Now that's just sugar-coating it. What Kerry said is not that "While the troops mission is honorable, a small part of their job might include scaring children, and they should not be doing this." He was speaking out against this war, and part of his argument was that our troops are going around terrorizing kids. I don't think that you would be too happy if I took a small side-effect of your job here (Admin of ATS), and summed it up with "Skeptic Overlord is a mean guy who pisses people off by sending them mean U2U's",


Hilarious and well put! We could say that "I don't think SkepticOverlord should be sending out mean U2U, RANT should be doing that." By focusing on the negative aspects of his job we could cast him in a negative light.

I think that's the whole gripe that those who were offended by Kerrys' comments. He's focusing on the negative, which without twisting his words shows his disapproval of the troops. Find the instance in his speech where he praised the troops and went out of his way to say something good about what they have been doing? I don't think that this is twisting words as much as just understanding what his point is.



posted on Dec, 13 2005 @ 12:02 PM
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Originally posted by dbates
He's focusing on the negative, which without twisting his words shows his disapproval of the troops. Find the instance in his speech where he praised the troops and went out of his way to say something good about what they have been doing?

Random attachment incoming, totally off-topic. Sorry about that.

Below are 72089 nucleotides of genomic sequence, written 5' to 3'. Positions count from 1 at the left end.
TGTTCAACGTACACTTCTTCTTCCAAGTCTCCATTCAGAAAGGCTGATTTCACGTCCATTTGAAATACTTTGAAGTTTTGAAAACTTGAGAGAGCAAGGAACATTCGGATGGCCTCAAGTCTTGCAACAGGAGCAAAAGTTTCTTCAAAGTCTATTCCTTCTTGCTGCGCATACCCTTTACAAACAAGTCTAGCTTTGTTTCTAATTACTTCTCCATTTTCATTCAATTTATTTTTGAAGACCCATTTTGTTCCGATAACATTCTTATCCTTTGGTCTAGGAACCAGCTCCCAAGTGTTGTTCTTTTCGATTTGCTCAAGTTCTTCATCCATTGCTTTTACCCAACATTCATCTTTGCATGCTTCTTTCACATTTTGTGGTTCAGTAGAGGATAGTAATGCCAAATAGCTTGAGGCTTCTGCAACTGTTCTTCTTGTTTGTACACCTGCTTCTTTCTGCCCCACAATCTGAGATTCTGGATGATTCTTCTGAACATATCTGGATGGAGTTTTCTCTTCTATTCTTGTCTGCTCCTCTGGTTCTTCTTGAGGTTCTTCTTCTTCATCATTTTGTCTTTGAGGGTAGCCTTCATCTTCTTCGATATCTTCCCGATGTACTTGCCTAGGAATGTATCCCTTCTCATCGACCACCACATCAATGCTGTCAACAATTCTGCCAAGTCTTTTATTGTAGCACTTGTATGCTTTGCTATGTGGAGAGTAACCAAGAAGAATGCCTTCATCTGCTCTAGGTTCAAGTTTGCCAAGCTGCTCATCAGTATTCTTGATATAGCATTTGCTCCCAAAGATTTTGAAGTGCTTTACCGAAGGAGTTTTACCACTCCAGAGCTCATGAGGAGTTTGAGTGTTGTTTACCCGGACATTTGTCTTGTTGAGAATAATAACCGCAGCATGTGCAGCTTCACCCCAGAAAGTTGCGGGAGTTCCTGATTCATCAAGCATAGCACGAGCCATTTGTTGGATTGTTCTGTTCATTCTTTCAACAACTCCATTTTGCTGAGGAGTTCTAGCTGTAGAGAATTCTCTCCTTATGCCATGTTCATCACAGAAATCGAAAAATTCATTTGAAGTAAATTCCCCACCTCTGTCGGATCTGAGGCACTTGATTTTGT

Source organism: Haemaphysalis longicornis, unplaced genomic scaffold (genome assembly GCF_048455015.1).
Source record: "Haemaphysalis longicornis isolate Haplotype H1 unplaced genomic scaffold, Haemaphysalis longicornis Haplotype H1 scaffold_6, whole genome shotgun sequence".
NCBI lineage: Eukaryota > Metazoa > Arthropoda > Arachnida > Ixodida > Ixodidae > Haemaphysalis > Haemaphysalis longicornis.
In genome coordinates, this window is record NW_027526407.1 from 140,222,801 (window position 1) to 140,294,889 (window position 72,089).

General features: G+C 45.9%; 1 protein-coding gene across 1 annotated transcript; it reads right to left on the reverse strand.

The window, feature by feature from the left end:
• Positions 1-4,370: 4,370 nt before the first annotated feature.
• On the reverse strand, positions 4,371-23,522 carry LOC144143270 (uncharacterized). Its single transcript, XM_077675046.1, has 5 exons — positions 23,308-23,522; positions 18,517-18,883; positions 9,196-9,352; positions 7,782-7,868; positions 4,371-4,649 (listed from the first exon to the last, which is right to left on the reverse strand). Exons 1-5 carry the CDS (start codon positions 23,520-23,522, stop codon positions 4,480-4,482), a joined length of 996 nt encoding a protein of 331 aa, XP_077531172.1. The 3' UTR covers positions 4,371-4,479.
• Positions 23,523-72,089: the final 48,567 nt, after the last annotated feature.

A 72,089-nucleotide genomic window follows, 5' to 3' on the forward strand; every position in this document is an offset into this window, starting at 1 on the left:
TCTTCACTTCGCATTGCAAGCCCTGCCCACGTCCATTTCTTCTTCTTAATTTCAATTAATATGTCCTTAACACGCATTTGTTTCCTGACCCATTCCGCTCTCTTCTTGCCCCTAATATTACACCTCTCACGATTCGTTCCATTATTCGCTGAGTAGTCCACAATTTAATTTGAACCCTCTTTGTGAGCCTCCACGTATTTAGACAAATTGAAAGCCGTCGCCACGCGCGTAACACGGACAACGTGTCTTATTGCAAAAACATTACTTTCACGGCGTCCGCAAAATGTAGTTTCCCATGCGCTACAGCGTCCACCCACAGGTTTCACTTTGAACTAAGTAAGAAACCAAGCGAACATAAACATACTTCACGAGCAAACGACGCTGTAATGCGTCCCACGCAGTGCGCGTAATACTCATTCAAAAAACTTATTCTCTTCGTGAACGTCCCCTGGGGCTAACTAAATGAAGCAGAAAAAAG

I can't find an entire transcript, but the segment in question is: "there is no reason, Bob, that young American soldiers need to be going into the homes of Iraqis in the dead of night, terrorizing kids and children, you know, women, breaking sort of the customs of the–of–the historical customs, religious customs. Whether you like it or not…Iraqis should be doing that. And after all of these two and a half years, with all of the talk of 210,000 people trained, there just is no excuse for not transferring more of that authority."

To me, the entire context shows a respect for the troops, and not wanting them in these situations where negative results are not only likely, but would be highly public.

Really, I look at that statement and simply cannot see how it can be twisted to show any disrespect for the troops. The only way, is through knee-jerk reactions where one side of the politico spectrum is conditioned to find fault in anything said by the other side.



posted on Dec, 13 2005 @ 12:09 PM
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Sooo Skeptic how do you fight a war where civilians are caught in the middle where the battlefield in is the cities and not in the empty fields. Terrorists and insurgents that dont identify themselves as by the rules of war? No doubt the American soldiers dont like to raid houses but insurgents and terrorists do hide in there. We go where they go. I could show you how the insurgents fire on American troops from the mosques but we cant go in there because its culture sensitivity and that American troops must die instead of raiding the mosque.
Not to mention it could be consider terrorism if the American troops decided to raid the mosque full of heavily armed insurgents. Its a shield for the opposing side and American troops cant do crap.



posted on Dec, 13 2005 @ 12:10 PM
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Okay, just a refresher since we're a few pages into this thread. Here is the entire transcript. If you get to far away from the paragraph in question it is a different subject, but there is some relevant information surrounding it.



[edit on 13-12-2005 by dbates]



posted on Dec, 13 2005 @ 12:20 PM
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Originally posted by deltaboy